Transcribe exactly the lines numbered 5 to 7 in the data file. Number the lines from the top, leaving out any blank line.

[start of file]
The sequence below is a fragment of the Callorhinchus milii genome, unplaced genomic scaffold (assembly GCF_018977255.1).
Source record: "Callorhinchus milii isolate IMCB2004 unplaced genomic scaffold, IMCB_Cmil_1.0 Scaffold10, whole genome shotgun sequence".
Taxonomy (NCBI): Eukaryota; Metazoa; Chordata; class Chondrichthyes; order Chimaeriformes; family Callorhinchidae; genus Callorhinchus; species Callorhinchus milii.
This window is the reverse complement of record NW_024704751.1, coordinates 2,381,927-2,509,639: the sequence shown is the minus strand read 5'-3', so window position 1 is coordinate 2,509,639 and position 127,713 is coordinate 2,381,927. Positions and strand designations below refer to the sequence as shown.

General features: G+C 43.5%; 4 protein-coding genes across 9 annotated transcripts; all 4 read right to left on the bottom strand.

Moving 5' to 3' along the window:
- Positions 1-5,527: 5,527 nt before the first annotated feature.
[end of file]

General features: G+C 43.5%; 4 protein-coding genes across 9 annotated transcripts; all 4 read right to left on the bottom strand.

Moving 5' to 3' along the window:
- Positions 1-5,527: 5,527 nt before the first annotated feature.